|July 1, 2003
Criticism piles against royalty bill
The draft Mineral and Petroleum Royalty Bill continued to attract strong criticism yesterday for its potential to deter investment in the mining industry, but treasury officials said they would reserve comment for a month or so to get a wider range of comments. The bill, a key companion piece to the Mineral and Petroleum Resources Development Act, which passes the ownership of mineral rights from private to state hands, has been attacked by mining houses and financiers alike.
Finance minister Trevor Manuel told mining executives at the end of April he would stick to plans to levy royalties, but was willing to discuss concerns over proposals to impose a levey of between 1 percent and 8 percent on gross sales. The latest criticism came yesterday from Eric Lilford of Investecs Resource Finance department, who said that while the act was workable and could make a substantial contribution to enticing investment, the royalty bill seems to be rather punitive to the industry. The impact of the royalty bill in its current form will be far-reaching and extremely damaging over the long-term. In principle, it is intended to generate revenues for the country, but in reality, it will result in unintended adverse consequences, Lilford said. He was particularly concerned that the bill would reduce the fundamental values of all mineral properties while royalties would take precedence over debt redemption. Therefore, providers of finance may have to consider longer facility terms or require greater equity contributions by the sponsors, Lilford said. This will contribute to higher project hurdle rates, resulting in less attractive projects not being financed. As a consequence, the greatest repercussion will be felt by black economic empowerment groups. While income to the state would be increased initially, over the longer term, mines will have shorter lives, leaving or uneconomic to mine in the ground. This may in due course lead to wide-scale unemployment in the mining industry, possibly negating the earlier benefits, he said.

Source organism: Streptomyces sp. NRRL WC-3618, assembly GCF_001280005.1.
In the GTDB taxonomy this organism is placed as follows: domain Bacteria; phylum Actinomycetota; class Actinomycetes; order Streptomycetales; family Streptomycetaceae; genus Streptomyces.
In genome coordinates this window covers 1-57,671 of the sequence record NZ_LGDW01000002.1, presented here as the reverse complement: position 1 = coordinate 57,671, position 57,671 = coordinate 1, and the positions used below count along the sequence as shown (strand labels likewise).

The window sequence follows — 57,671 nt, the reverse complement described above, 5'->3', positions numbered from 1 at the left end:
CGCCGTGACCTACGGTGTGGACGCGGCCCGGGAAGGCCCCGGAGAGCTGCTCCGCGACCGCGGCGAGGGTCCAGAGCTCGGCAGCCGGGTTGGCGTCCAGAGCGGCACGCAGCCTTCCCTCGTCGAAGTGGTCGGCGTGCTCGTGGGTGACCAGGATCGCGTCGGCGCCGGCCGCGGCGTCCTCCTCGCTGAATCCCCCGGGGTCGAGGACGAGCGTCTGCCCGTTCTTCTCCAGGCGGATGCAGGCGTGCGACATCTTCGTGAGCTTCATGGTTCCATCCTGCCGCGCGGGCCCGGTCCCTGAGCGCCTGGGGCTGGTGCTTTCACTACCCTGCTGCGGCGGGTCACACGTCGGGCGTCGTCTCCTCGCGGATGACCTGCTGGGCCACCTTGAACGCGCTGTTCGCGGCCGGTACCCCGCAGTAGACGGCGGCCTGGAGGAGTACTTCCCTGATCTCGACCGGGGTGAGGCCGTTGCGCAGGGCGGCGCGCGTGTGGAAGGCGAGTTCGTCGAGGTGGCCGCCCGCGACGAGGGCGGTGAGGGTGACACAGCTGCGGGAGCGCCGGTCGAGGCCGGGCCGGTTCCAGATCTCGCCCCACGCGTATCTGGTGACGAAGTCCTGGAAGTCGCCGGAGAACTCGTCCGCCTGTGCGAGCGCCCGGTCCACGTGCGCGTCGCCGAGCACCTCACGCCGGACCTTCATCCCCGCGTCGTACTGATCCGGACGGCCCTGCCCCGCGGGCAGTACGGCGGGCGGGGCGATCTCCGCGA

Current mining taxation rates were already internationally competitive but the royalty would effectively be an additional tax, which would reduce profits and have a direct impact on shareholder value, he said. The impact that this legislation, combined with the mineral act, will have on mineral property and project values is not to be underestimated, Lilford said. A Chamber of Mines study had found that the introduction of a 3 percent royalty in thegold sector would have a major negative impact on the viability of many mines, particularly affecting new projects, he said. (BUSINESS REPORT, Johannesburg)